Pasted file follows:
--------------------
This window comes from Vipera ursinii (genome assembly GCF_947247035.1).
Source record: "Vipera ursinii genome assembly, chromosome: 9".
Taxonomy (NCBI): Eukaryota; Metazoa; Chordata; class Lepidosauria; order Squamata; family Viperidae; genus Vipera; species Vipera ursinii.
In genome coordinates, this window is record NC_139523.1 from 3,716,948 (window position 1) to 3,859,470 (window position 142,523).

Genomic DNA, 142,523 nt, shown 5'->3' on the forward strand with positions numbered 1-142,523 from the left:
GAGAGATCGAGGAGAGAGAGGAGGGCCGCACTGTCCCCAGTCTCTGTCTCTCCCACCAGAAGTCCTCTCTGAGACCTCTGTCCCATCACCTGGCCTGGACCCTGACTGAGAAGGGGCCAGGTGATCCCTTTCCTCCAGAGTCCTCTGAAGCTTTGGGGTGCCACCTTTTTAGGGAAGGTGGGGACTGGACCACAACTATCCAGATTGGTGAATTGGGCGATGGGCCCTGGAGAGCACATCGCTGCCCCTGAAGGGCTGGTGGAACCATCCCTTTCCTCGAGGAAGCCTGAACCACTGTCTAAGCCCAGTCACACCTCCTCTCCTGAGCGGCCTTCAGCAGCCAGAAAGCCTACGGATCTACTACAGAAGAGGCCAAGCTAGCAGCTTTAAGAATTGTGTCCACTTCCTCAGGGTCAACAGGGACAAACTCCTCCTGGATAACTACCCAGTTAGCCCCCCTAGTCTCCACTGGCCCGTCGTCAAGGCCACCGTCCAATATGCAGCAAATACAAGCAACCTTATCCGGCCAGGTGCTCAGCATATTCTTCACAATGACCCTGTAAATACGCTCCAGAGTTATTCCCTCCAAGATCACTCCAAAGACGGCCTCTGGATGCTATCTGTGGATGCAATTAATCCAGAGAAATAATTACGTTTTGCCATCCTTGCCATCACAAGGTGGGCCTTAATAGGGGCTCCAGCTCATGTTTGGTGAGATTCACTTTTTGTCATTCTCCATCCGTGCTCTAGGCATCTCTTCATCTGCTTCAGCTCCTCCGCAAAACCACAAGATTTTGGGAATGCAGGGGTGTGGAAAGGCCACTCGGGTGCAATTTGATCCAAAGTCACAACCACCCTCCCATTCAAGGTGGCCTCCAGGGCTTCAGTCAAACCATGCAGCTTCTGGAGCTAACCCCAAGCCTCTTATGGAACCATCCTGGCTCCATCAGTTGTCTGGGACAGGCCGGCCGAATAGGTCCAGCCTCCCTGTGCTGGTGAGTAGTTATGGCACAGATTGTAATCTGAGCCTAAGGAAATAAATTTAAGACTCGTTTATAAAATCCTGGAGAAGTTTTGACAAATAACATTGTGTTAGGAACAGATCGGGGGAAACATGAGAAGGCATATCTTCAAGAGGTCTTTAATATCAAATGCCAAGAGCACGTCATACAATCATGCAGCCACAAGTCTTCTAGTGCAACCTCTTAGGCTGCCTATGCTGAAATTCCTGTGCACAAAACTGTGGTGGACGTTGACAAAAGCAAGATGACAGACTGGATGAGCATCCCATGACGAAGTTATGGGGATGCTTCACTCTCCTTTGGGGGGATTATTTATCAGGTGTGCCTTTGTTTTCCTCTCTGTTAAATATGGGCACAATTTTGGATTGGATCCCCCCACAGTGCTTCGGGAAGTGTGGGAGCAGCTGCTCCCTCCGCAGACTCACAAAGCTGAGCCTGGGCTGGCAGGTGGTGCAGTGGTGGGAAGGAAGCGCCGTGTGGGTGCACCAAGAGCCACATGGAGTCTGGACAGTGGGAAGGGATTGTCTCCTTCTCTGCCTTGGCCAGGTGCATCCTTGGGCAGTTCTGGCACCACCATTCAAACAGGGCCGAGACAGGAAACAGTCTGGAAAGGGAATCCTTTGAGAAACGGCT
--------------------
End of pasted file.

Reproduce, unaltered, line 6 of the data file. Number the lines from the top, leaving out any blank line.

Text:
GAGAGATCGAGGAGAGAGAGGAGGGCCGCACTGTCCCCAGTCTCTGTCTCTCCCACCAGAAGTCCTCTCTGAGACCTCTGTCCCATCACCTGGCCTGGACCCTGACTGAGAAGGGGCCAGGTGATCCCTTTCCTCCAGAGTCCTCTGAAGCTTTGGGGTGCCACCTTTTTAGGGAAGGTGGGGACTGGACCACAACTATCCAGATTGGTGAATTGGGCGATGGGCCCTGGAGAGCACATCGCTGCCCCTGAAGGGCTGGTGGAACCATCCCTTTCCTCGAGGAAGCCTGAACCACTGTCTAAGCCCAGTCACACCTCCTCTCCTGAGCGGCCTTCAGCAGCCAGAAAGCCTACGGATCTACTACAGAAGAGGCCAAGCTAGCAGCTTTAAGAATTGTGTCCACTTCCTCAGGGTCAACAGGGACAAACTCCTCCTGGATAACTACCCAGTTAGCCCCCCTAGTCTCCACTGGCCCGTCGTCAAGGCCACCGTCCAATATGCAGCAAATACAAGCAACCTTATCCGGCCAGGTGCTCAGCATATTCTTCACAATGACCCTGTAAATACGCTCCAGAGTTATTCCCTCCAAGATCACTCCAAAGACGGCCTCTGGATGCTATCTGTGGATGCAATTAATCCAGAGAAATAATTACGTTTTGCCATCCTTGCCATCACAAGGTGGGCCTTAATAGGGGCTCCAGCTCATGTTTGGTGAGATTCACTTTTTGTCATTCTCCATCCGTGCTCTAGGCATCTCTTCATCTGCTTCAGCTCCTCCGCAAAACCACAAGATTTTGGGAATGCAGGGGTGTGGAAAGGCCACTCGGGTGCAATTTGATCCAAAGTCACAACCACCCTCCCATTCAAGGTGGCCTCCAGGGCTTCAGTCAAACCATGCAGCTTCTGGAGCTAACCCCAAGCCTCTTATGGAACCATCCTGGCTCCATCAGTTGTCTGGGACAGGCCGGCCGAATAGGTCCAGCCTCCCTGTGCTGGTGAGTAGTTATGGCACAGATTGTAATCTGAGCCTAAGGAAATAAATTTAAGACTCGTTTATAAAATCCTGGAGAAGTTTTGACAAATAACATTGTGTTAGGAACAGATCGGGGGAAACATGAGAAGGCATATCTTCAAGAGGTCTTTAATATCAAATGCCAAGAGCACGTCATACAATCATGCAGCCACAAGTCTTCTAGTGCAACCTCTTAGGCTGCCTATGCTGAAATTCCTGTGCACAAAACTGTGGTGGACGTTGACAAAAGCAAGATGACAGACTGGATGAGCATCCCATGACGAAGTTATGGGGATGCTTCACTCTCCTTTGGGGGGATTATTTATCAGGTGTGCCTTTGTTTTCCTCTCTGTTAAATATGGGCACAATTTTGGATTGGATCCCCCCACAGTGCTTCGGGAAGTGTGGGAGCAGCTGCTCCCTCCGCAGACTCACAAAGCTGAGCCTGGGCTGGCAGGTGGTGCAGTGGTGGGAAGGAAGCGCCGTGTGGGTGCACCAAGAGCCACATGGAGTCTGGACAGTGGGAAGGGATTGTCTCCTTCTCTGCCTTGGCCAGGTGCATCCTTGGGCAGTTCTGGCACCACCATTCAAACAGGGCCGAGACAGGAAACAGTCTGGAAAGGGAATCCTTTGAGAAACGGCT